Did you know that according to a survey carried out by Initial Washroom Hygiene, who spoke to 100,000 people across Europe, only 38% of men wash their hands after going to the toilet? Women faired better at around 60%.
Hand washing is the first line of defence against disease and illness. A simple process that few of us really give much thought to. Perhaps its because we don’t understand the importance of why this should be part of our daily routines, not once or twice a day, but all day.
Germs are everywhere! They stick to our hands and the items we touch as we go about our usual daily routines.
Just think, there are an estimated 1,500 bacteria per square centimetre of skin on your hand. You can’t see them but they are there and some of them can cause a great deal of harm.
Think about what you do with your hands in a day. We touch our own eyes, nose, mouth, shake hands, touch objects, keyboards, telephones and kitchen equipment. Not to mention whilst out and about on local transport or in our own car or visiting friends, family and public places.
80 percent of all infectious diseases are transmitted by touch meaning they can be easily be prevented by implementing proper hand washing techniques. A simple, low cost action, in preventing the spread of germs.
Studies have show that washing your hands can prevent around 1 in 3 diarrhoea-related illnesses and 1 in 5 respiratory infections such as colds or flu.
Cleaning your hands at key times with soap and water or hand sanitiser is something we can all do and one of the best ways to help the spread of germs.
When should you wash your hands?
- Before, during and after preparing food
- Before eating food
- Before and after caring for someone who is sick
- Before and after treating a cut or wound
- After using the toilet
- After changing a nappy or cleaning up a child who has used the toilet
- After blowing your nose, coughing or sneezing
- After touching an animal, animal feed or animal waste
- After touching rubbish
- When your hands are visibly dirty
Many of us know this but how many of us are effectively washing our hands?
Studies have shown that people still don’t wash their hands in the right way. In fact, washing alone is not enough to prevent the spread of bacteria and other germs. After washing, you must also dry your hands thoroughly with a clean towel or air dryer, rather than on the back on your jeans lets say.
The best option for removing dirt and germs from your hands is soap and water. When these are not available then hand sanitizer is a good back up option. Hand sanitizer should contain at least 60% alcohol for it to be effective and you should always wash with soap and water as soon as you can afterwards. Hand sanitizer does not kill all types of germs such as a stomach bug called norovirus, some parasites, and Clostridium difficile, which causes severe diarrhea but it is a great second line of defence.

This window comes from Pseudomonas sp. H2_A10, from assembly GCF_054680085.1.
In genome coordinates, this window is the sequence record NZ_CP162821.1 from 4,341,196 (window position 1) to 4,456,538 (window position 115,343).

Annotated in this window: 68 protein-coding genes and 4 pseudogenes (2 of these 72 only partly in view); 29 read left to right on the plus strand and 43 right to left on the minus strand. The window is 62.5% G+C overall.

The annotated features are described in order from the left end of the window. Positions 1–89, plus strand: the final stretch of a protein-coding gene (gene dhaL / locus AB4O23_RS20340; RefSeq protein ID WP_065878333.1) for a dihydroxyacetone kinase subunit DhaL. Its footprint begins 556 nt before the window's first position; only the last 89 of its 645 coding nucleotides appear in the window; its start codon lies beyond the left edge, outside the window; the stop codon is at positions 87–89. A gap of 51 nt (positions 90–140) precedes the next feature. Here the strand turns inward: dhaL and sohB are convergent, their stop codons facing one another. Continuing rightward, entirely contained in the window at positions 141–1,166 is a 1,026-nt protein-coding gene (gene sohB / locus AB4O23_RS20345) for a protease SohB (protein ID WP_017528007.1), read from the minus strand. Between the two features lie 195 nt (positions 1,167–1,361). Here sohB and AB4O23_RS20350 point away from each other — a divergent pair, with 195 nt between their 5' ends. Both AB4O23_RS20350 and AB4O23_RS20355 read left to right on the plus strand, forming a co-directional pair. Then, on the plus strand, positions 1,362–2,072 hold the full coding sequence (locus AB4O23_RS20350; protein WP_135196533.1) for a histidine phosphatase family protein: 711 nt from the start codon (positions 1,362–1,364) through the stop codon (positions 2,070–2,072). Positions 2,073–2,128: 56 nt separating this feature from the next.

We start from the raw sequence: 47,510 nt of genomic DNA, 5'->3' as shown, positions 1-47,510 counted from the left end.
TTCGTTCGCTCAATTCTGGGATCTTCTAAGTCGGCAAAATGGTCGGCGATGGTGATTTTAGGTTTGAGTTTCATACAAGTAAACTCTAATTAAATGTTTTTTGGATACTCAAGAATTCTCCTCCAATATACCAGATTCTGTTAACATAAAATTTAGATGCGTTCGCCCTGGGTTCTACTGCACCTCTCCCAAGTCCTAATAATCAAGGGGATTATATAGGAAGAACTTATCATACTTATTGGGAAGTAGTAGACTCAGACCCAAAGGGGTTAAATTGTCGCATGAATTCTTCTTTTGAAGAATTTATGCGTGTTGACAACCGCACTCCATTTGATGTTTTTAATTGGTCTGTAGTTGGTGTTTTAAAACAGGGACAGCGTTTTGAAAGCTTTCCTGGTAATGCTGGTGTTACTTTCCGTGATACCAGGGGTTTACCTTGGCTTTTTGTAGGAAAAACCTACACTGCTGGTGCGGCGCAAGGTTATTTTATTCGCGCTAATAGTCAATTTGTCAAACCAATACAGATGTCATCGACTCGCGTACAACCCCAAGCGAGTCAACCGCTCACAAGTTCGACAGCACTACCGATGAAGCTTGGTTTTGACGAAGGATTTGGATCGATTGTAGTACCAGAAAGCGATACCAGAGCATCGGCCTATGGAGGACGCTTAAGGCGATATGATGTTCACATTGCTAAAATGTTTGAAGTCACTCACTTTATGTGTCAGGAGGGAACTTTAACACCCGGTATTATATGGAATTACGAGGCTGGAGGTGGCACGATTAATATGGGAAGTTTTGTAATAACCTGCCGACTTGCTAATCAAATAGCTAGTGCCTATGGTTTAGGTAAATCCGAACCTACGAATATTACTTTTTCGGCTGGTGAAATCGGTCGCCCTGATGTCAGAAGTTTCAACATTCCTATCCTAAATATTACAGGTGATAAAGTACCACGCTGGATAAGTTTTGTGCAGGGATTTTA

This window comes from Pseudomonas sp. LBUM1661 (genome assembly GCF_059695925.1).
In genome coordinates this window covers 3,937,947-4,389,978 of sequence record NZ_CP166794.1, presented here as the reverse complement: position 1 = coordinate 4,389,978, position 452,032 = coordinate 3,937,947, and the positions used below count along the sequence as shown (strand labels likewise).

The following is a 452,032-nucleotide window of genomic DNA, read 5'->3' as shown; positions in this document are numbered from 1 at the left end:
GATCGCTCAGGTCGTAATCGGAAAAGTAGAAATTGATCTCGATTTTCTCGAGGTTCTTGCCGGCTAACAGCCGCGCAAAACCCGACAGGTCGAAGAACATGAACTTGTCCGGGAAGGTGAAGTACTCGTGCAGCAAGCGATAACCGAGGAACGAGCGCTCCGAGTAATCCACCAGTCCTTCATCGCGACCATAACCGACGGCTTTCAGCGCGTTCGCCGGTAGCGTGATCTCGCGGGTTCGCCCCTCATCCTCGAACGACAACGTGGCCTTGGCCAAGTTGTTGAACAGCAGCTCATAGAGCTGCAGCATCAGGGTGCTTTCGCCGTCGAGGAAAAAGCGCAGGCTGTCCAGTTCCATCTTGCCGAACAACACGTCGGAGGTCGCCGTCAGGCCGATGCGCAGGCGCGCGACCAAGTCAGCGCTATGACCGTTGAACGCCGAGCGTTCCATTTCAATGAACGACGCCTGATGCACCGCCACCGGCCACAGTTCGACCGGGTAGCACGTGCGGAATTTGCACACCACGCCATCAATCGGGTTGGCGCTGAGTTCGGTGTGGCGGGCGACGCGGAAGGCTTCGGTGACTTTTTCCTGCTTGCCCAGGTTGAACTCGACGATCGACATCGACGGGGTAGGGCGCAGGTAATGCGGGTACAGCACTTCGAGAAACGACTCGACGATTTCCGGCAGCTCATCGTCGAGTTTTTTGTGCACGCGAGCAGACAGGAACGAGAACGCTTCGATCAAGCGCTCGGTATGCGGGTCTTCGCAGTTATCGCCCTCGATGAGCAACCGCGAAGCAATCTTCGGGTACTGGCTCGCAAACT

So how should we be washing our hands?
- Wet your hands with clean running water, hot or cold, and apply soap.
- Build up a lather by running your hands together with the soap
- Rub all surfaces of your hands including the palms, backs, fingers, between your fingers and under your nails. Keep this up for at least 20 seconds.
- Rinse under clean running water
- Dry your hands using a clean towel or air dry them.
With hand sanitiser:
- Cover all surfaces on your hands with the product.
- Rub your hands together until they feel dry; this should be around 20 seconds.
- Do not rinse or wipe off.
You might think that in a laundry environment hand washing is not so crucial but think again.
For laundries that deal with healthcare and work wear, staff hand washing will help eliminate the risk of bacteria being transferred through handling of the linen or work garments, i.e. uniforms, coats, overalls etc.
For hospitality laundry items, clean hands mean no marks on the linen – tablecloths, bed sheets and napkins stay pristine.
For those involved in engineering in a laundry, there is a general need to regularly wash hands as the work itself creates oily, dirty hands a good deal of the day. And finally, but not least, there is every day washroom hygiene, for the health of all the staff. Common sense in washing hands to help maintain a hygienic environment to work in.
So wherever you work, or live or visit or however you travel around and whomever you meet, think hand hygiene. Any maybe between us, we can do our bit to reducing the number of colds, coughs and stomach bugs and make life that bit brighter for everyone.
“Why Wash Your Hands?” Centers for Disease Control and Prevention. Updated November 08, 2015. http://www.cdc.gov/handwashing/why-handwashing.html.
“When & How to Wash Your Hands” Centers for Disease Control and Prevention. Updated September 4, 2015. http://www.cdc.gov/handwashing/when-how-handwashing.html.